On a single day in September, about 120 people from all walks of life sent a self-portrait, with a caption, to the Chicago-based Positively Aware magazine.
The end result was a striking photo essay called A Day with HIV in America, featured in the November/December print edition and online. The collection will also be on display at the United States Conference on AIDS, at the Sheraton Hotel and Towers in Chicago, on Nov. 10-13.
The power of the photo essay lies in the diversity of the people who participated and the intimate glimpses of their daily lives. From all over the country, and even Canada and Britain, the subjects vary in race, age and sexuality. And thats exactly the point, said Jeff Berry, editor of Positively Aware.
Stigma, as you know, touches every facet of HIV. It prevents people from understanding the risks and it prevents those who are positive from getting treatment, said Berry in a phone interview. This (photo essay) is not to normalize HIV but to show that it touches so many people.
For example, one photo (see above) shows a cherubic blond boy named Phillip, of Vacaville, Ga., almost 2 years old, who was infected with HIV during pregnancy. His adopted parents wrote in the caption: We wanted to submit a picture of him to show that children in the U.S. are still being born HIV-positive.
Another photo shows Rev. Andrena Ingram (below), an HIV-positive Lutheran minister from Philadelphia, wearing a bright red HIV-positive T-shirt at a church conference.
She wrote: As I moved through the crowd, eyes saw me, and then glanced away. HIV is alive and well, and in your midst.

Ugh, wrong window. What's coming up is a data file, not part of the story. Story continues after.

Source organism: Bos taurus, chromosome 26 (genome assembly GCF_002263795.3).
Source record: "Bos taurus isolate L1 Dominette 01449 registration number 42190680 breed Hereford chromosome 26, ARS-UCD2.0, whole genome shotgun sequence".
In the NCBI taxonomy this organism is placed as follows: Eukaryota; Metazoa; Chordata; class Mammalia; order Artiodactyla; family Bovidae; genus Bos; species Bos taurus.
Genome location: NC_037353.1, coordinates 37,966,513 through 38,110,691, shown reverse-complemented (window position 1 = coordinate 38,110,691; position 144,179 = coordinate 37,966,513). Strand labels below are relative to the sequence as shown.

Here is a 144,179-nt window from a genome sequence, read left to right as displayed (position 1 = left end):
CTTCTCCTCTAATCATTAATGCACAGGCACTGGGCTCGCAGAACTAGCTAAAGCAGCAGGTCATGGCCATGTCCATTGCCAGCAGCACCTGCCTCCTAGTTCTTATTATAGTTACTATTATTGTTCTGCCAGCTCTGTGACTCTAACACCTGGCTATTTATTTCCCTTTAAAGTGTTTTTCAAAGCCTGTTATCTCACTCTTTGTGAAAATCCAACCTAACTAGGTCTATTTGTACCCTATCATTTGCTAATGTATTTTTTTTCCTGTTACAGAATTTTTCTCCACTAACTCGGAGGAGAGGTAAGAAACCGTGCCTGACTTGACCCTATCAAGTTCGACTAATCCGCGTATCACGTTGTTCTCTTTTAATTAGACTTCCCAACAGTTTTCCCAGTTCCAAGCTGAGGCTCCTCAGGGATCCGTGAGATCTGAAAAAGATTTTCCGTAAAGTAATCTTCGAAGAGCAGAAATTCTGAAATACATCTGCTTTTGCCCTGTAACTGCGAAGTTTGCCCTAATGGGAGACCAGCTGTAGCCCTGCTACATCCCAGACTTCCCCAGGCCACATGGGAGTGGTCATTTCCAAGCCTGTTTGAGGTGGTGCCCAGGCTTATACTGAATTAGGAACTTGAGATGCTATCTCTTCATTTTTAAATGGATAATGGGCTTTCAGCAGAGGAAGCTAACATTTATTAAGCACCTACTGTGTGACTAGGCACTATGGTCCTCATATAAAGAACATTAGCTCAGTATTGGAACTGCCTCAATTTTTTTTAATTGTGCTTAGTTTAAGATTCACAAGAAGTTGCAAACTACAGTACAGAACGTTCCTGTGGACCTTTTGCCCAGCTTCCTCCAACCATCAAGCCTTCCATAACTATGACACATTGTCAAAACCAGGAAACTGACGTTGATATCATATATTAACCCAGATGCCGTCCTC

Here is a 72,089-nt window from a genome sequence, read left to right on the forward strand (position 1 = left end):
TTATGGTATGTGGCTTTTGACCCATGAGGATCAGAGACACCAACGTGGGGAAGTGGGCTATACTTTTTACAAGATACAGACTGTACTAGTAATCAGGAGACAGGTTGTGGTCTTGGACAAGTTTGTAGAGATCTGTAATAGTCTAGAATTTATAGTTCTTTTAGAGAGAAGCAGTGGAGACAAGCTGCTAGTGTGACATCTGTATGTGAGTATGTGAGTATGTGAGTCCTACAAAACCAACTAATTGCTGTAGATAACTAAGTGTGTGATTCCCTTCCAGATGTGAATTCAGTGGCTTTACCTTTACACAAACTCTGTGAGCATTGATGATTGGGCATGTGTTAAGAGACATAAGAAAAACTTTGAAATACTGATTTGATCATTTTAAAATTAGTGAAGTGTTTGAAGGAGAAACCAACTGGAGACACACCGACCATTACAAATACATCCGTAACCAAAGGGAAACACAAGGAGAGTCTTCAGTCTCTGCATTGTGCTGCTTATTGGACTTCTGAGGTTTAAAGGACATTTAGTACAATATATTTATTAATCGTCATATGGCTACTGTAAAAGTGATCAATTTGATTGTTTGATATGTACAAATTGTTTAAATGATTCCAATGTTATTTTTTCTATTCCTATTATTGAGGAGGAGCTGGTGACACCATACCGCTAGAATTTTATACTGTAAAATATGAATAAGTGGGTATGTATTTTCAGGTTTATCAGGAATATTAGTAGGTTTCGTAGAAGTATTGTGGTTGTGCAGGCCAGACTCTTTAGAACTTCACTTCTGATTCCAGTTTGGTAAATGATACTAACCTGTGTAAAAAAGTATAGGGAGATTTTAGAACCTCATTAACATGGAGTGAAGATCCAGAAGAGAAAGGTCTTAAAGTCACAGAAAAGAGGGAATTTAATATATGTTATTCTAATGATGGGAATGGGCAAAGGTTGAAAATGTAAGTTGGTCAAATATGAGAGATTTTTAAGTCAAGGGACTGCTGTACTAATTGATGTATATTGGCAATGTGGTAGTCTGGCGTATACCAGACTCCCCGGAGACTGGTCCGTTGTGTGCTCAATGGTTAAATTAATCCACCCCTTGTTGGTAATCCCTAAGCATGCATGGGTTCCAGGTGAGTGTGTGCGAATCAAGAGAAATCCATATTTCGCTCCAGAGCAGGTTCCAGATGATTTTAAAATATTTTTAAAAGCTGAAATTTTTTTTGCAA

Other photos depict tender moments, such as an HIV-positive Oregon man finding comfort in the arms of his lover after feeling worn-out from his daily medication, or triumphant moments, like the picture of Chicagos David C. Parker (below) looking resolute on a sailboat.
I look at it as a blessing, as its taught me so much about myself, other people, and life, Parker wrote.
Its actually the second year that Positively Aware has undertaken the photo essay, Berry said, and they hope it becomes an annual event for the magazine and its readers.
All of the photos were taken and submitted on Sept. 21.
Why that particular day?
Sept. 21 was chosen as 'A Day for HIV' because its approximately the date of the autumnal equinox, when summer gives way to a new season, wrote Rick Guasco, the magazines art director, in an email.
Change is in the air, Guasco said. It just seemed like the right day for a campaign thats about changing peoples minds about HIV."
To view the complete photo essay, visit the website: http://www.adaywithhivinamerica.com/
Categorized under Inside Story.